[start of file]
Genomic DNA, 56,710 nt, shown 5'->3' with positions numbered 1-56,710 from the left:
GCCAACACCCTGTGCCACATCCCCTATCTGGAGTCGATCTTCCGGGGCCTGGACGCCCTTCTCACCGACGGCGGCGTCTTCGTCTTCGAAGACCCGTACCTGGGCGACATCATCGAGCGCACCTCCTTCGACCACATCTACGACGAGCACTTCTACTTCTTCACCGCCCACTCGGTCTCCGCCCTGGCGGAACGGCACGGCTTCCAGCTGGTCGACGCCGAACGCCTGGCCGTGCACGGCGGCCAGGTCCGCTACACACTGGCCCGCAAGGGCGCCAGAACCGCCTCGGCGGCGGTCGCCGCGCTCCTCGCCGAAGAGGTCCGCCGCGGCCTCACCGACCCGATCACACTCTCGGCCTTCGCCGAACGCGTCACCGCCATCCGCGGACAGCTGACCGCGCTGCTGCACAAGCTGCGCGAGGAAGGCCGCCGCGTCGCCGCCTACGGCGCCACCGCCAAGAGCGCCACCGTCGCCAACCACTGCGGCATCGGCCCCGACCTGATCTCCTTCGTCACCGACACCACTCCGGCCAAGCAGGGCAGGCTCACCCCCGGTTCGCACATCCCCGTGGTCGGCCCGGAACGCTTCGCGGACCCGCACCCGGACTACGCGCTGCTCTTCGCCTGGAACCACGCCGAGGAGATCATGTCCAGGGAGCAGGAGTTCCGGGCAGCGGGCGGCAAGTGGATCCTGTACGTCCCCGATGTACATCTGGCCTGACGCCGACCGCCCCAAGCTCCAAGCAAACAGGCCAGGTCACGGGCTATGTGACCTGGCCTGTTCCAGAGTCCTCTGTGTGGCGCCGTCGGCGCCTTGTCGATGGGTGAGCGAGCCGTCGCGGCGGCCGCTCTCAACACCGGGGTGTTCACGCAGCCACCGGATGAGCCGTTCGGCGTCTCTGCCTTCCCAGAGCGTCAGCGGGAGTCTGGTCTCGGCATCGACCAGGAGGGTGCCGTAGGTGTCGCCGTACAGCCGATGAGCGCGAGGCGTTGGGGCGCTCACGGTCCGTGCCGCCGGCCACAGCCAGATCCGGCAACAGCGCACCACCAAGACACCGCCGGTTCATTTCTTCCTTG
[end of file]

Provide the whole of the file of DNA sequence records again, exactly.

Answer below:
Genomic DNA, 56,710 nt, shown 5'->3' with positions numbered 1-56,710 from the left:
GCCAACACCCTGTGCCACATCCCCTATCTGGAGTCGATCTTCCGGGGCCTGGACGCCCTTCTCACCGACGGCGGCGTCTTCGTCTTCGAAGACCCGTACCTGGGCGACATCATCGAGCGCACCTCCTTCGACCACATCTACGACGAGCACTTCTACTTCTTCACCGCCCACTCGGTCTCCGCCCTGGCGGAACGGCACGGCTTCCAGCTGGTCGACGCCGAACGCCTGGCCGTGCACGGCGGCCAGGTCCGCTACACACTGGCCCGCAAGGGCGCCAGAACCGCCTCGGCGGCGGTCGCCGCGCTCCTCGCCGAAGAGGTCCGCCGCGGCCTCACCGACCCGATCACACTCTCGGCCTTCGCCGAACGCGTCACCGCCATCCGCGGACAGCTGACCGCGCTGCTGCACAAGCTGCGCGAGGAAGGCCGCCGCGTCGCCGCCTACGGCGCCACCGCCAAGAGCGCCACCGTCGCCAACCACTGCGGCATCGGCCCCGACCTGATCTCCTTCGTCACCGACACCACTCCGGCCAAGCAGGGCAGGCTCACCCCCGGTTCGCACATCCCCGTGGTCGGCCCGGAACGCTTCGCGGACCCGCACCCGGACTACGCGCTGCTCTTCGCCTGGAACCACGCCGAGGAGATCATGTCCAGGGAGCAGGAGTTCCGGGCAGCGGGCGGCAAGTGGATCCTGTACGTCCCCGATGTACATCTGGCCTGACGCCGACCGCCCCAAGCTCCAAGCAAACAGGCCAGGTCACGGGCTATGTGACCTGGCCTGTTCCAGAGTCCTCTGTGTGGCGCCGTCGGCGCCTTGTCGATGGGTGAGCGAGCCGTCGCGGCGGCCGCTCTCAACACCGGGGTGTTCACGCAGCCACCGGATGAGCCGTTCGGCGTCTCTGCCTTCCCAGAGCGTCAGCGGGAGTCTGGTCTCGGCATCGACCAGGAGGGTGCCGTAGGTGTCGCCGTACAGCCGATGAGCGCGAGGCGTTGGGGCGCTCACGGTCCGTGCCGCCGGCCACAGCCAGATCCGGCAACAGCGCACCACCAAGACACCGCCGGTTCATTTCTTCCTTG